Ignatius Haryanto and Ulin Ni'am Yusron were invited as guest speakers for the talk show.
Ignatius Haryanto (Mas Hary or KumKum--that's how his friends call him) is a Director of Lembaga Studi Pers dan Pembangunan. He used to be a journalist in Tempo before finally pursuing his interest in the development of the Indonesian press, media and democracy, media ownership, and other press issues in general. Mas Hary is well-known for his critical writings in several publications. He is also a friendly person, and he has a thorough knowledge about media and democracy.
Ulin Ni'am Yusron is a journalist in business tabloid KONTAN, and he is also Ketua Divisi Serikat Pekerja AJI (Aliansi Jurnalis Independen). Ulin used to be a very funky journalist with his braided hair, but that day I was surprised to see that his braided hair was gone, replaced with a crew-cut hairstyle. Great to know that he hasn't lost his funkiness, though :)
Some interesting information emerged as the discussion went on.
It is true that after the Indonesian Press secured its freedom in 1998, the quantity of publications in Indonesia has tripled, resulting in a shortage of professional journalists. That's the reason why several media hire almost anyone as journalists, even those who know very little about journalism. This has resulted in many journalists, having no clear idea about how journalism works, mixing fact and fiction in their writing. Their lack of knowledge in journalism also translated into a lack of respect in the code of ethics of the Press. This is where Press starts to get confused between kebablasan dalam kebebasan.
According to Mas Hary, a journalist is allowed to find personal information about public officials. They are allowed to investigate whether a public official had an affair, and find out whether he used national budget to 'fund' his pleasure. Journalists, however, have no right to violate the privacy of private individuals. Celebrities are not public officials. And it is Desy Ratnasari's right to say "no comment" to infotainment journalists.
The most interesting opinion expressed, and one that might be useful for you, was that someone who feels mistreated by a journalist or a publication could complain to Dewan Pers. According to Mas Hary and Ulin, it is more effective to bring your case to Dewan Pers instead of suing the media in court. Dewan Pers has the right to sanction media that violated the journalistic code of ethic; and your case could be solved even faster and more effectively (plus, without having to worry on how much should you pay the lawyers if you brought this matter to court!).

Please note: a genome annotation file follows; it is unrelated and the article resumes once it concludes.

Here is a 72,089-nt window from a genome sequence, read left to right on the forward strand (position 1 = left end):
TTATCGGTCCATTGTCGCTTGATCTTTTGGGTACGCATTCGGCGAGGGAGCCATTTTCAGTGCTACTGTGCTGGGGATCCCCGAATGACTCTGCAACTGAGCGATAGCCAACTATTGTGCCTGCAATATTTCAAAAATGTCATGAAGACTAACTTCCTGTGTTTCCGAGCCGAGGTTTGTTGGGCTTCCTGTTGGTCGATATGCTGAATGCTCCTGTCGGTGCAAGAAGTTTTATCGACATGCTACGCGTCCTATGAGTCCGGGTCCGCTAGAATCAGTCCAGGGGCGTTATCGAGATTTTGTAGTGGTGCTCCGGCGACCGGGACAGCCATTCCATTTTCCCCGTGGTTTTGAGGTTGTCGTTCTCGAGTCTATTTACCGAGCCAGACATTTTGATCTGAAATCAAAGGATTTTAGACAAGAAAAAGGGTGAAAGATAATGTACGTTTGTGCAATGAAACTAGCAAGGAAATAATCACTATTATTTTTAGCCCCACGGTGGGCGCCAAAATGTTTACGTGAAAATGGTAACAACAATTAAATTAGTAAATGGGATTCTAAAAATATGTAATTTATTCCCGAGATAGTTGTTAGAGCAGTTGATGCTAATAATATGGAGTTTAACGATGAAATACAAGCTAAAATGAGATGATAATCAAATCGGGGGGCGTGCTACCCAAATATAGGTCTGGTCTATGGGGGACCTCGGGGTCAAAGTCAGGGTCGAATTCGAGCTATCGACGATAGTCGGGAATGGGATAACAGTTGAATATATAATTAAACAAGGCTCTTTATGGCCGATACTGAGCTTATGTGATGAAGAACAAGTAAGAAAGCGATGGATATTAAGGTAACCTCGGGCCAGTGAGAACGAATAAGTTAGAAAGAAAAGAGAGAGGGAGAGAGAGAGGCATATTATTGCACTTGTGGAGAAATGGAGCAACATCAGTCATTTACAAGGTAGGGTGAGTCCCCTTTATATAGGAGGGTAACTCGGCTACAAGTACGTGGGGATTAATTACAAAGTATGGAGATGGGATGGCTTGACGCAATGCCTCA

As the discussion went on, the 'President Advisor of Republik BBM', Effendi Ghazali, joined the talk show via phone. He quoted a saying that stated: it is time for the press to use the term "freedom for" instead of "freedom from". It means, nowadays, press should no longer trapped in the hysteria of freedom from the government or freedom from being banned. It's time for press to think about how to use their freedom responsibly for greater public good.
Hmm, what do you think about Indonesian media? Is it a "freedom-for" or "freedom-from" kind of media?
Monday, June 05, 2006
For those who watch Metro TV in the morning, Yasha Chatab is a familiar face. Since 2004, he was the anchor and reporter for Metro This Morning, Metro TV’s English News and Metro Pagi.
When asked about his motivation in leaving the glamorous TV world to join a PR Consultancy, he explained that it was time for him to move on. After spending more than four years in radio and TV, moving to PR seems to be the next natural thing to do, he said.
Yasha holds a Bachelor degree from University of Houston, majoring in Business Administration, and will soon get his Master degree on Communications Management from the University of Indonesia.
In his spare time, Yasha loves to eat out, write for his blog and go to the gym.
Saturday, June 03, 2006
My friend, who is an MBA lecturer in several top universities in Jakarta, called me couple of days ago. He said that he would like to invite me to speak about Corporate Social Leadership (CSL) in his Organizational Behavioural class at Tarumanegara University’s MBA program this Saturday.
I was so excited. This was actually a golden opportunity for me to have a discussion with MBA students about a new concept that all Mavericks believe it should go mainstream: CSL
This morning I went to the University and delivered the presentation – after circling around the university looking for a parking slot (gosh, the university is being renovated, and it was so difficult to find empty parking slot there!). During the presentation, I outlined the ‘history’ of social activities conducted by corporations throughout the time. It was all started long time ago when those rich people started to donate some of his/her money to social foundations. Afterwards, I continued to explain about the CSR and CSL. I also exemplified some CSR and CSL cases.
There were some interesting questions the students raised. For example, a student asked about how to avoid culture of dependency and how to shift into a new corporate-community relationship when such dependency occurs. Some students also raised his/her skepticism on a do-good company. How can a company be good if their intention is actually to get profit as high as they can! Other students posed a challenge to CSR as a voluntary activity and believed that government should regulate this domain.
We had this kind of discussion for about two hours. It was so rich and fruitful. At the end, students went out of the class with their own conclusion in mind. But it was so good to see them exchanging arguments about CSR, and see those starry eyes – their eyes talk!